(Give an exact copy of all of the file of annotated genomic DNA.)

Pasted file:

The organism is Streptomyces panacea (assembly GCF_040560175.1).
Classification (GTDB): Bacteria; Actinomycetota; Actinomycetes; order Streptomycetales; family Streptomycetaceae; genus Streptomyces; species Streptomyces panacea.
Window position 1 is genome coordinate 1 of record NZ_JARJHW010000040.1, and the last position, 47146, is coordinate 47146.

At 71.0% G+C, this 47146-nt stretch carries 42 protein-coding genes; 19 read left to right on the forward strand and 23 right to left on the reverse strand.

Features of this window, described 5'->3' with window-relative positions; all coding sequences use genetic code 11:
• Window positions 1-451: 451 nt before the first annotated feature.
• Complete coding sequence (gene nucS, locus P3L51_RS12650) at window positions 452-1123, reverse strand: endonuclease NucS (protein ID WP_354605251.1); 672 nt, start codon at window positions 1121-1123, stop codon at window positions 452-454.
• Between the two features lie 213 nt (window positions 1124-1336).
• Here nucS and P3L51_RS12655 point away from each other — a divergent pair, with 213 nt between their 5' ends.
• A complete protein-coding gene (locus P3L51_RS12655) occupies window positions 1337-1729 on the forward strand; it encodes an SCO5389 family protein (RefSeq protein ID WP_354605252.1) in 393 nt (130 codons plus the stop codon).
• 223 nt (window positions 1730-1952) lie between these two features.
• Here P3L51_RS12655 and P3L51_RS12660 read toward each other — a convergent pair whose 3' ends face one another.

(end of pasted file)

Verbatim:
The organism is Streptomyces panacea (assembly GCF_040560175.1).
Classification (GTDB): Bacteria; Actinomycetota; Actinomycetes; order Streptomycetales; family Streptomycetaceae; genus Streptomyces; species Streptomyces panacea.
Window position 1 is genome coordinate 1 of record NZ_JARJHW010000040.1, and the last position, 47146, is coordinate 47146.

At 71.0% G+C, this 47146-nt stretch carries 42 protein-coding genes; 19 read left to right on the forward strand and 23 right to left on the reverse strand.

Features of this window, described 5'->3' with window-relative positions; all coding sequences use genetic code 11:
• Window positions 1-451: 451 nt before the first annotated feature.
• Complete coding sequence (gene nucS, locus P3L51_RS12650) at window positions 452-1123, reverse strand: endonuclease NucS (protein ID WP_354605251.1); 672 nt, start codon at window positions 1121-1123, stop codon at window positions 452-454.
• Between the two features lie 213 nt (window positions 1124-1336).
• Here nucS and P3L51_RS12655 point away from each other — a divergent pair, with 213 nt between their 5' ends.
• A complete protein-coding gene (locus P3L51_RS12655) occupies window positions 1337-1729 on the forward strand; it encodes an SCO5389 family protein (RefSeq protein ID WP_354605252.1) in 393 nt (130 codons plus the stop codon).
• 223 nt (window positions 1730-1952) lie between these two features.
• Here P3L51_RS12655 and P3L51_RS12660 read toward each other — a convergent pair whose 3' ends face one another.